Forum for Science, Industry and Business

Sponsored by:     3M 
Search our Site:

 

Potential new threat for coral reefs and the health of communities in the tropics

04.09.2008
Human activities bear a large part of the responsibility for coral reef degradation. Several threats hang over this complex ecosystem with its extraordinary biodiversity, whether in the form of anthropogenic effluents emitted at certain times or global warming which causes coral bleaching.

The dead corals can be colonized by a blanket of algae in turn favouring colonization by dinoflagellates of the Gambierdiscus genus. These microorganisms secrete a toxin which the reef fish ingest when they feed. Then when humans eat the flesh of contaminated fish they fall victim to an infection called Ciguatera.

Some regions like French Polynesia or New Caledonia are particularly strongly exposed to this effect which triggers over 100 000 cases of severe poisoning annually throughout the world. Between 2001 and 2005, the recording of 35 cases of Ciguatera-type poisoning that had hit the same tribe, the Hunete, living on the New Caledonian island of Lifou, prompted a scientific team from the IRD to conduct a more searching enquiry. Their investigations first indicated that the part of the coral reef where these fishermen caught their fish had been destroyed in order to facilitate launching of their fishing vessels.

Submarine observations showed that in places the dead coral was covered by a carpet of cyanobacteria. Epidemiological study then revealed that herbivorous fish species were involved in 70% of the poisoning outbreaks registered in the tribe studied. Now, Ciguatera poisoning generally comes from the flesh of carnivorous fish, placed at the top of the food chain, and which remains the most toxic for humans owing to bioaccumulation. The exceptional speed with which symptoms appear in these new cases (burning in the mouth or throat as soon as the fish is ingested), the complete lack of effect of traditional remedies such as false tobacco (or elephant’s foot) and the gravity of symptoms (one-third of people poisoned had to go to hospital, compared with 2% for Ciguatera) , signals something other than the classic form of poisoning.

As well as this finding, this study also brought the first demonstration that consumption of giant clams (Tridacna) was linked to poisoning outbreaks. These newly revealed elements support the idea of a contamination mechanism which differs significantly from that caused by dinoflagellate algae even though certain neurological symptoms, such as sensation inversion, are identical. The research team therefore took samples of cyanobacteria, giant clams and different species of coral fish in the Hunëtë fishing zone most at risk.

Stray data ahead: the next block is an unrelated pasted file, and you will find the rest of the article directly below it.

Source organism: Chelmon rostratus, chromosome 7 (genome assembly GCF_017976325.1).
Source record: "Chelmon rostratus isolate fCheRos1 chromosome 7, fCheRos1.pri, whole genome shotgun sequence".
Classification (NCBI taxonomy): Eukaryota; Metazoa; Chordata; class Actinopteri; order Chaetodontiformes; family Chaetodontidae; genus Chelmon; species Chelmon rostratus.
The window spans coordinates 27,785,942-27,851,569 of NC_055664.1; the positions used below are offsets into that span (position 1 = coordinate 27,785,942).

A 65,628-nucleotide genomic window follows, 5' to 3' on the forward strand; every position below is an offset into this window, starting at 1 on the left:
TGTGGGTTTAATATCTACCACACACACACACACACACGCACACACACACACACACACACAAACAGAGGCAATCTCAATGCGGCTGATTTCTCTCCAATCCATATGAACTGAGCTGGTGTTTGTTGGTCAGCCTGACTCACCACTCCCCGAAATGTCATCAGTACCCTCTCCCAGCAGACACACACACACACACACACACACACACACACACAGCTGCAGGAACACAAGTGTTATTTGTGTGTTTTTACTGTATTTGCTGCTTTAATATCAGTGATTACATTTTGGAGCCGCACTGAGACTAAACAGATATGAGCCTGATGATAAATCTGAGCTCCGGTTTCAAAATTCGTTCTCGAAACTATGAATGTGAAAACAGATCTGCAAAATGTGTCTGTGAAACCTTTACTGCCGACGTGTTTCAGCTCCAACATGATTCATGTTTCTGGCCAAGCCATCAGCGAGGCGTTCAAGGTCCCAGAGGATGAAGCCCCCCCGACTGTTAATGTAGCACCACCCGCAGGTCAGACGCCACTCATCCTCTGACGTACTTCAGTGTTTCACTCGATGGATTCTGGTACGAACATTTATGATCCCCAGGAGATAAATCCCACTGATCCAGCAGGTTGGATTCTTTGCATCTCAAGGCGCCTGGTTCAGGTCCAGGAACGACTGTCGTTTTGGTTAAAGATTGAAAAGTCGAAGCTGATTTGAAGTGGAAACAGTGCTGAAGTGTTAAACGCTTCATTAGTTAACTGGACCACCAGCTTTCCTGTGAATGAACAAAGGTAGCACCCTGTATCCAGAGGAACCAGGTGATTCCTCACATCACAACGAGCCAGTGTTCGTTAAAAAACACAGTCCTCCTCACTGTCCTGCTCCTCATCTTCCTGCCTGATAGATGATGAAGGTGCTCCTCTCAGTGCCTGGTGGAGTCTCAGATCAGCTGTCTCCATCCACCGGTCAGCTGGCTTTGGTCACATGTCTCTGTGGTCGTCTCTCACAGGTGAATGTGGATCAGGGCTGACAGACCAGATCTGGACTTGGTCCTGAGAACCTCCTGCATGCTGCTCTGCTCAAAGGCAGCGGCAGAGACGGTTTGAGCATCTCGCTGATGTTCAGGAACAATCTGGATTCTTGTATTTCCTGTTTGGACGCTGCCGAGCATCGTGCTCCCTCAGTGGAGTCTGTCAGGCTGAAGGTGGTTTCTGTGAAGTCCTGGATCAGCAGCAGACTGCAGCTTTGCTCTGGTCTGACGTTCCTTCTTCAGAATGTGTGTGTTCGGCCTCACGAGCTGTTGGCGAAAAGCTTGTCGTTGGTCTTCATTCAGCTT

An array of toxicological analyses performed on mollusc and cyanobacterial extracts brought evidence of complex paralysing substances, some of which had a structure closely similar to ciguatoxins. These results overall point to a hitherto unknown poisoning agent, similar to Ciguatera, yet produced by cyanobacteria. However, unlike dinoflagellates, these microorganisms contaminate mollusc species such as the giant clam and also a broad range of coral reef fish local people use as food.

Another potential consequence emerged from this study. The rise in oceanic temperature by a few degrees, associated with global warming, is already known to have a negative impact on coral reefs: bleaching and eventual death. Such reef ecosystem degradation creates the danger of colonization of this environment-and therefore the fishing grounds-by these cyanobacteria, hence endangering the marine way of life of the area’s human populations. This already seems to be the case in the French Polynesian island of Raivavae, in, where certain sites are indeed covered with an extensive matting of cyanobacteria. The thousand or so inhabitants of this “paradise” island, faced with increasingly frequent Ciguatera-like poisoning incidents, are switching from a diet where proteins come almost exclusively from lagoon-caught fish and shellfish to one based strongly on other animal proteins. For these fishing communities therefore, global warming could be expressed not only by a degradation of their fishing grounds but also by the emergence of cardiovascular diseases linked to too rapid a transition in diet.